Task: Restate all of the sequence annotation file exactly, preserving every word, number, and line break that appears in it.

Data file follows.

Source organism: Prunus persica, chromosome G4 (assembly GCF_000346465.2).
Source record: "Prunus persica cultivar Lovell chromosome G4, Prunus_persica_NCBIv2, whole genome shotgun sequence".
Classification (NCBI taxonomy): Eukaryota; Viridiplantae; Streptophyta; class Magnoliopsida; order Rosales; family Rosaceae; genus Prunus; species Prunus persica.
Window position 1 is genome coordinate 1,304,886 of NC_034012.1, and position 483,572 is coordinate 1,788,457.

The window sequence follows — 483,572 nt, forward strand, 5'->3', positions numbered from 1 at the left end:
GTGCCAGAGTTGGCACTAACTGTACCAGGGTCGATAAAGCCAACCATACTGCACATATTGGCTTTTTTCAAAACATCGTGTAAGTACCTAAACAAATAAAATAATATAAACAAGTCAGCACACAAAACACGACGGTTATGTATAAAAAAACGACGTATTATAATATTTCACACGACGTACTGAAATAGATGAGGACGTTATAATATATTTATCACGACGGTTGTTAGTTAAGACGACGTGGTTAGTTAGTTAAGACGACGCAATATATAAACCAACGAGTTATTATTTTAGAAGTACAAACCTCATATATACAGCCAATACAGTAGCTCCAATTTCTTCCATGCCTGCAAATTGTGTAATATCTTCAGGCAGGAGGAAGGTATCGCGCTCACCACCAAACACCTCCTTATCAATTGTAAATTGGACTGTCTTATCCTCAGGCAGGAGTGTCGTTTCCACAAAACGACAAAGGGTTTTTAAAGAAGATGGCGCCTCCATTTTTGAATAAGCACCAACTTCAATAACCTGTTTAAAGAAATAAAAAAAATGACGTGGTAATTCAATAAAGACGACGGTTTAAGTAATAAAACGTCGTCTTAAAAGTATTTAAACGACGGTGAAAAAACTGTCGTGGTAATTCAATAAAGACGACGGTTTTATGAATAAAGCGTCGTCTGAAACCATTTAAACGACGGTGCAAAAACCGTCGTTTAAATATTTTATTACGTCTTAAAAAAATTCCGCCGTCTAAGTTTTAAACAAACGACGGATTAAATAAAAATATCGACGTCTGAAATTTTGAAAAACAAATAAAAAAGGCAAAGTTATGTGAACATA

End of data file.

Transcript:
Source organism: Prunus persica, chromosome G4 (assembly GCF_000346465.2).
Source record: "Prunus persica cultivar Lovell chromosome G4, Prunus_persica_NCBIv2, whole genome shotgun sequence".
Classification (NCBI taxonomy): Eukaryota; Viridiplantae; Streptophyta; class Magnoliopsida; order Rosales; family Rosaceae; genus Prunus; species Prunus persica.
Window position 1 is genome coordinate 1,304,886 of NC_034012.1, and position 483,572 is coordinate 1,788,457.

The window sequence follows — 483,572 nt, forward strand, 5'->3', positions numbered from 1 at the left end:
GTGCCAGAGTTGGCACTAACTGTACCAGGGTCGATAAAGCCAACCATACTGCACATATTGGCTTTTTTCAAAACATCGTGTAAGTACCTAAACAAATAAAATAATATAAACAAGTCAGCACACAAAACACGACGGTTATGTATAAAAAAACGACGTATTATAATATTTCACACGACGTACTGAAATAGATGAGGACGTTATAATATATTTATCACGACGGTTGTTAGTTAAGACGACGTGGTTAGTTAGTTAAGACGACGCAATATATAAACCAACGAGTTATTATTTTAGAAGTACAAACCTCATATATACAGCCAATACAGTAGCTCCAATTTCTTCCATGCCTGCAAATTGTGTAATATCTTCAGGCAGGAGGAAGGTATCGCGCTCACCACCAAACACCTCCTTATCAATTGTAAATTGGACTGTCTTATCCTCAGGCAGGAGTGTCGTTTCCACAAAACGACAAAGGGTTTTTAAAGAAGATGGCGCCTCCATTTTTGAATAAGCACCAACTTCAATAACCTGTTTAAAGAAATAAAAAAAATGACGTGGTAATTCAATAAAGACGACGGTTTAAGTAATAAAACGTCGTCTTAAAAGTATTTAAACGACGGTGAAAAAACTGTCGTGGTAATTCAATAAAGACGACGGTTTTATGAATAAAGCGTCGTCTGAAACCATTTAAACGACGGTGCAAAAACCGTCGTTTAAATATTTTATTACGTCTTAAAAAAATTCCGCCGTCTAAGTTTTAAACAAACGACGGATTAAATAAAAATATCGACGTCTGAAATTTTGAAAAACAAATAAAAAAGGCAAAGTTATGTGAACATA